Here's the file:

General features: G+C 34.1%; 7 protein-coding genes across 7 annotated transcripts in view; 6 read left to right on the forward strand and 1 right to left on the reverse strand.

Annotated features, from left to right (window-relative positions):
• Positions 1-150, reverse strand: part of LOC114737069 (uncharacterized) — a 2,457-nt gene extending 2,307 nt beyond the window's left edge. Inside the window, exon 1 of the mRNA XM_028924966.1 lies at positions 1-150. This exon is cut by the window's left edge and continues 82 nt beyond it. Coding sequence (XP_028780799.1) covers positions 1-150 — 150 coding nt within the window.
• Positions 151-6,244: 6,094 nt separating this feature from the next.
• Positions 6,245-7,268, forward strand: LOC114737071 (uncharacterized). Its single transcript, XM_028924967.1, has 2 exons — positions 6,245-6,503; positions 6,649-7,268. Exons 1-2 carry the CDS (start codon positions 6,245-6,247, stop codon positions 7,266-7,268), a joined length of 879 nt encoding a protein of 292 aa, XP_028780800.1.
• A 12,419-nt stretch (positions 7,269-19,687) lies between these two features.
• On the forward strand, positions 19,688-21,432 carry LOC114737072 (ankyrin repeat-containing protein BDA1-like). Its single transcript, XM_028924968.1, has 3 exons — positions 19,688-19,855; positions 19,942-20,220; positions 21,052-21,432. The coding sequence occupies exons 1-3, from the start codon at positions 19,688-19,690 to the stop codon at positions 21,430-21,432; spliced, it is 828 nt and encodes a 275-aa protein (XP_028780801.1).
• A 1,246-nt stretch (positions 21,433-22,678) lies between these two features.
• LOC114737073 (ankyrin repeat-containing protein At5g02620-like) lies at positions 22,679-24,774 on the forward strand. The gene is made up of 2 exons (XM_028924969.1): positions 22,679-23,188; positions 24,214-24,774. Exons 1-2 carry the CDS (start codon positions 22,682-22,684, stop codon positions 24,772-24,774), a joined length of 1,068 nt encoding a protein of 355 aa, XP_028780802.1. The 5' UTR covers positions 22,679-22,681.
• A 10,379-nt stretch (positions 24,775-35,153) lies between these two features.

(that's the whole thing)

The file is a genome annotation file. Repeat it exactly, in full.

General features: G+C 34.1%; 7 protein-coding genes across 7 annotated transcripts in view; 6 read left to right on the forward strand and 1 right to left on the reverse strand.

Annotated features, from left to right (window-relative positions):
• Positions 1-150, reverse strand: part of LOC114737069 (uncharacterized) — a 2,457-nt gene extending 2,307 nt beyond the window's left edge. Inside the window, exon 1 of the mRNA XM_028924966.1 lies at positions 1-150. This exon is cut by the window's left edge and continues 82 nt beyond it. Coding sequence (XP_028780799.1) covers positions 1-150 — 150 coding nt within the window.
• Positions 151-6,244: 6,094 nt separating this feature from the next.
• Positions 6,245-7,268, forward strand: LOC114737071 (uncharacterized). Its single transcript, XM_028924967.1, has 2 exons — positions 6,245-6,503; positions 6,649-7,268. Exons 1-2 carry the CDS (start codon positions 6,245-6,247, stop codon positions 7,266-7,268), a joined length of 879 nt encoding a protein of 292 aa, XP_028780800.1.
• A 12,419-nt stretch (positions 7,269-19,687) lies between these two features.
• On the forward strand, positions 19,688-21,432 carry LOC114737072 (ankyrin repeat-containing protein BDA1-like). Its single transcript, XM_028924968.1, has 3 exons — positions 19,688-19,855; positions 19,942-20,220; positions 21,052-21,432. The coding sequence occupies exons 1-3, from the start codon at positions 19,688-19,690 to the stop codon at positions 21,430-21,432; spliced, it is 828 nt and encodes a 275-aa protein (XP_028780801.1).
• A 1,246-nt stretch (positions 21,433-22,678) lies between these two features.
• LOC114737073 (ankyrin repeat-containing protein At5g02620-like) lies at positions 22,679-24,774 on the forward strand. The gene is made up of 2 exons (XM_028924969.1): positions 22,679-23,188; positions 24,214-24,774. Exons 1-2 carry the CDS (start codon positions 22,682-22,684, stop codon positions 24,772-24,774), a joined length of 1,068 nt encoding a protein of 355 aa, XP_028780802.1. The 5' UTR covers positions 22,679-22,681.
• A 10,379-nt stretch (positions 24,775-35,153) lies between these two features.